WARSAW, Dec 4 (Reuters) - Poland will buy stockpiled coal reserves from struggling mining companies as part of a government plan to help boost the sector, Prime Minister Beata Szydlo said on Friday.
The conservative Law and Justice party (PiS), which won a parliamentary election in October, has taken over the task of drawing up a rescue plan for Kompania Weglowa (KW), the European Union’s biggest coal producer.
“I took the decision that the Material Reserves Agency will buy the coal that is in the stockpiles so that the coal mines receive funds for operating in the coming months,” Szydlo said, without providing any details.
The agency declined to provide details on volumes, prices or deadlines.
The previous government failed to find investors for KW, because state-run power companies were reluctant to invest in its loss-making mines ahead of the election. It suspended a KW rescue plan in September as the European Commission (EC) was unlikely to approve it.
Kompania Weglowa is on the brink of bankruptcy due to record low coal prices and rising production costs.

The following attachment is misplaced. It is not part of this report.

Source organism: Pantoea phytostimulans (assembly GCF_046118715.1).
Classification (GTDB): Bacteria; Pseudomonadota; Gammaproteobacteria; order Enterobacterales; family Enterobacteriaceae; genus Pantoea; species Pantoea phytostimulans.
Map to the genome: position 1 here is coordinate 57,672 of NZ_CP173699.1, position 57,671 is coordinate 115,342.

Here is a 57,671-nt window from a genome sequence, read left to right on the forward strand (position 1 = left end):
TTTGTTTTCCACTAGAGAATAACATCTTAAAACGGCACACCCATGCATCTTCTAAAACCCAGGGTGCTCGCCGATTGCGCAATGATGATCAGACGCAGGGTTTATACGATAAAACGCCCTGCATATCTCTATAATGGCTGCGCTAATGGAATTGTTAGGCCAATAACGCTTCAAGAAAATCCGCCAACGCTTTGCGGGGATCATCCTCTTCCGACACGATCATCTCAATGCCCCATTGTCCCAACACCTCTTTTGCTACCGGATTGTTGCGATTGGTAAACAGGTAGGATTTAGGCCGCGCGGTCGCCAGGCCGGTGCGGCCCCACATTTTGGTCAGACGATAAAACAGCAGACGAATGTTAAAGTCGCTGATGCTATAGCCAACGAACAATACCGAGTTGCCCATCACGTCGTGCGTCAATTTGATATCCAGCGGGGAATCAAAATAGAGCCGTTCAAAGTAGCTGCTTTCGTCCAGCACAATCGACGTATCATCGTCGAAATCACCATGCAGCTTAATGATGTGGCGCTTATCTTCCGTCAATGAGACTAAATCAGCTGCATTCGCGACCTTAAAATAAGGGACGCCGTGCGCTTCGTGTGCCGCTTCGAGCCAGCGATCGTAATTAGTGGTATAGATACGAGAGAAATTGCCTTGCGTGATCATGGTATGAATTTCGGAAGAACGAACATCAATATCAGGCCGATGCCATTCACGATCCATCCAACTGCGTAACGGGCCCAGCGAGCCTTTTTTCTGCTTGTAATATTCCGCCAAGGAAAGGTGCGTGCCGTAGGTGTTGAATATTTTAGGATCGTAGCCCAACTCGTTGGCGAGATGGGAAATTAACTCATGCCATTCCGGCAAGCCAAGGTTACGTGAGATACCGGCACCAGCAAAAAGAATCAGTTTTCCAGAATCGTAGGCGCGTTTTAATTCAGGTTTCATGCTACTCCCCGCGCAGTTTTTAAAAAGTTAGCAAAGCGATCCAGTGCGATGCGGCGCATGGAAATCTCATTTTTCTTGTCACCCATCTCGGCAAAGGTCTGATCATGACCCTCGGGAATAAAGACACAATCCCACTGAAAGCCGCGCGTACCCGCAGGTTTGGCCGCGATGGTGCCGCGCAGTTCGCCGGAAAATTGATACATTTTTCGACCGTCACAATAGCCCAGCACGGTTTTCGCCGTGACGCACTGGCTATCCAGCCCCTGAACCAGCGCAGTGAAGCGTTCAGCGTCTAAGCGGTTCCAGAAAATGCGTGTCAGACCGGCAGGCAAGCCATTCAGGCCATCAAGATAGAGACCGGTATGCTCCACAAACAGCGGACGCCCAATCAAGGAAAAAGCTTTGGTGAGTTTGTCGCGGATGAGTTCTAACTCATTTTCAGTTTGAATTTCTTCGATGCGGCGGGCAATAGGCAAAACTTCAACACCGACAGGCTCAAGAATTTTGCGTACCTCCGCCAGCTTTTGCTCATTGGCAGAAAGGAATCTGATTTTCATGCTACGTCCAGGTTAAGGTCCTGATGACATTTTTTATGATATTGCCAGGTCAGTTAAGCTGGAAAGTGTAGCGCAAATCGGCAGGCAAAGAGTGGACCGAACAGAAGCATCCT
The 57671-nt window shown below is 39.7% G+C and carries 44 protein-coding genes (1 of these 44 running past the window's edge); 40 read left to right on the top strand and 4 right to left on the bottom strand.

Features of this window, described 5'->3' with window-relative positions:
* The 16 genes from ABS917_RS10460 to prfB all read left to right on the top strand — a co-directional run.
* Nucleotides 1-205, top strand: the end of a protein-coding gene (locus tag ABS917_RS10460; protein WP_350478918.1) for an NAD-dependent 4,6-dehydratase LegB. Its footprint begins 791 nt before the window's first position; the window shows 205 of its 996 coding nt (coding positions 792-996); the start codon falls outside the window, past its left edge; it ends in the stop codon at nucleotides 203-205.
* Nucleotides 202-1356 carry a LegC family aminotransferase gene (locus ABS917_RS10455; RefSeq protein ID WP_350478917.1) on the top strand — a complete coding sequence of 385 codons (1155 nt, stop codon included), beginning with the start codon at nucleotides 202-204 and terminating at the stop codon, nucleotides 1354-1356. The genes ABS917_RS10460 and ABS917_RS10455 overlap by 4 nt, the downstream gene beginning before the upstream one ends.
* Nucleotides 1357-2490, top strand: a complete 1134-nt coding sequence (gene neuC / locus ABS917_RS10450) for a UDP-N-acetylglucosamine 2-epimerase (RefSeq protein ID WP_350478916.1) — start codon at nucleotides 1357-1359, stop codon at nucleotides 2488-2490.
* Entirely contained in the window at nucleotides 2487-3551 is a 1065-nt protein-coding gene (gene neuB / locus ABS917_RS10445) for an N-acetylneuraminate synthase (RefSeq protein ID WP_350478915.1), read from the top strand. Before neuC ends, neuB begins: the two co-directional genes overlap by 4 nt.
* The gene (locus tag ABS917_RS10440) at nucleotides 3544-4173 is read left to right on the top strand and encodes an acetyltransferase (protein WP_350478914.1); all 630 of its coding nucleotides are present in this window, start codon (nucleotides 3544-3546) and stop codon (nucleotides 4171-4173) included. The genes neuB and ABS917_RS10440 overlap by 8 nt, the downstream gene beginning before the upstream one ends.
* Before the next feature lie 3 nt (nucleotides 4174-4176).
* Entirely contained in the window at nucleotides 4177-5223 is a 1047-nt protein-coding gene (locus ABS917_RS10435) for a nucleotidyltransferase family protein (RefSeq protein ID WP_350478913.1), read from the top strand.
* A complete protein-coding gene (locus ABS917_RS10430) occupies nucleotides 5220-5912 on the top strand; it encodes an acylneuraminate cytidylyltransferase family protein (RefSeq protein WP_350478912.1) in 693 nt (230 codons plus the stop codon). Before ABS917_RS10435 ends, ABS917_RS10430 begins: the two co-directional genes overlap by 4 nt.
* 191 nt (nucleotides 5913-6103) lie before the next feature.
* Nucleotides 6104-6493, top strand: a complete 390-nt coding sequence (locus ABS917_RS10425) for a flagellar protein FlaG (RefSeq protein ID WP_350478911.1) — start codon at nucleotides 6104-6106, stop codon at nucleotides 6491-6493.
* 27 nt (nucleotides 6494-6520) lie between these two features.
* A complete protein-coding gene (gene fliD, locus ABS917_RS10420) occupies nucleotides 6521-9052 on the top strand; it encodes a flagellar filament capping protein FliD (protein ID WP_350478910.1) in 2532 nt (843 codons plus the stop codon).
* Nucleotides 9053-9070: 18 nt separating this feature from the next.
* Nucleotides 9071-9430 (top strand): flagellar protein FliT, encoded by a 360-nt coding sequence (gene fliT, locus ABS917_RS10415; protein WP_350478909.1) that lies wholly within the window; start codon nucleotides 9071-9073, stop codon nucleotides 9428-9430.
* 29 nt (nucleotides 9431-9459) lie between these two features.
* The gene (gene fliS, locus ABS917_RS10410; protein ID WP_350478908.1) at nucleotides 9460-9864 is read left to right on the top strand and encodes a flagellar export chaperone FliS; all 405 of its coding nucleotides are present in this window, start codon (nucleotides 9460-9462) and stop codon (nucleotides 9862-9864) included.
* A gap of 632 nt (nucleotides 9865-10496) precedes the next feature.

Poland has around 6 million tonnes of coal in stockpiles, while power stations burn 37-39 million tonnes annually.
The chief executive at KW said this year that the company needs 700 million zlotys by the end of March to survive.
Szydlo also said that the new Energy Ministry is working on a broader strategy for the coal and electricity industries.
Two government sources told Reuters on Friday that next week a delegation from the energy ministry is going to Brussels to present the European Commission with an updated rescue plan for the industry, including KW.
The energy ministry was not available for immediate comment.
One source said that the new plan would be based on those considered by the outgoing government.
“There is no time to invent something new. But there is a plan, which would involve a number of investors. It cannot be ruled out that PGE will play a significant role in the process,” the person said.
PGE is Poland’s biggest power producer and had been expected by the previous government to invest in KW. (Reporting by Agnieszka Barteczko; editing by Michael Kahn and Jason Neely)
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